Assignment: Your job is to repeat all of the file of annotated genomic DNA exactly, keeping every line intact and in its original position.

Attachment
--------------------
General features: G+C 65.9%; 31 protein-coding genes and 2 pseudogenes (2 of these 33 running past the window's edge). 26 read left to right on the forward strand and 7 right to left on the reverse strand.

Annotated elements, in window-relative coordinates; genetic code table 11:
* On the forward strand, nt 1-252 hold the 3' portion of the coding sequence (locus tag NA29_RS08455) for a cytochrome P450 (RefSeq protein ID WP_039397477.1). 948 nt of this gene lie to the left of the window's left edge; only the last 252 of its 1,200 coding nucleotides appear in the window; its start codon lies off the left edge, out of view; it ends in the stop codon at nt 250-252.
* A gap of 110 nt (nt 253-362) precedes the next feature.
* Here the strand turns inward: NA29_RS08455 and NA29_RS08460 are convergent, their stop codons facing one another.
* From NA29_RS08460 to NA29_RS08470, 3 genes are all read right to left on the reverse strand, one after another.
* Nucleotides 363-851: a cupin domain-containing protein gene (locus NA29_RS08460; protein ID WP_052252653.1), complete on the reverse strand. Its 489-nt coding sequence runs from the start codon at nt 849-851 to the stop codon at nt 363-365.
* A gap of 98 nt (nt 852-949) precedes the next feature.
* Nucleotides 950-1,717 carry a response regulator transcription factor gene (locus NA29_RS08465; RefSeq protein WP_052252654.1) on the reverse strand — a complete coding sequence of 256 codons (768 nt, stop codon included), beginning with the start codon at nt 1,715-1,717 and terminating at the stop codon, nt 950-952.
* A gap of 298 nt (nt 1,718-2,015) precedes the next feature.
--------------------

General features: G+C 65.9%; 31 protein-coding genes and 2 pseudogenes (2 of these 33 running past the window's edge). 26 read left to right on the forward strand and 7 right to left on the reverse strand.

Annotated elements, in window-relative coordinates; genetic code table 11:
* On the forward strand, nt 1-252 hold the 3' portion of the coding sequence (locus tag NA29_RS08455) for a cytochrome P450 (RefSeq protein ID WP_039397477.1). 948 nt of this gene lie to the left of the window's left edge; only the last 252 of its 1,200 coding nucleotides appear in the window; its start codon lies off the left edge, out of view; it ends in the stop codon at nt 250-252.
* A gap of 110 nt (nt 253-362) precedes the next feature.
* Here the strand turns inward: NA29_RS08455 and NA29_RS08460 are convergent, their stop codons facing one another.
* From NA29_RS08460 to NA29_RS08470, 3 genes are all read right to left on the reverse strand, one after another.
* Nucleotides 363-851: a cupin domain-containing protein gene (locus NA29_RS08460; protein ID WP_052252653.1), complete on the reverse strand. Its 489-nt coding sequence runs from the start codon at nt 849-851 to the stop codon at nt 363-365.
* A gap of 98 nt (nt 852-949) precedes the next feature.
* Nucleotides 950-1,717 carry a response regulator transcription factor gene (locus NA29_RS08465; RefSeq protein WP_052252654.1) on the reverse strand — a complete coding sequence of 256 codons (768 nt, stop codon included), beginning with the start codon at nt 1,715-1,717 and terminating at the stop codon, nt 950-952.
* A gap of 298 nt (nt 1,718-2,015) precedes the next feature.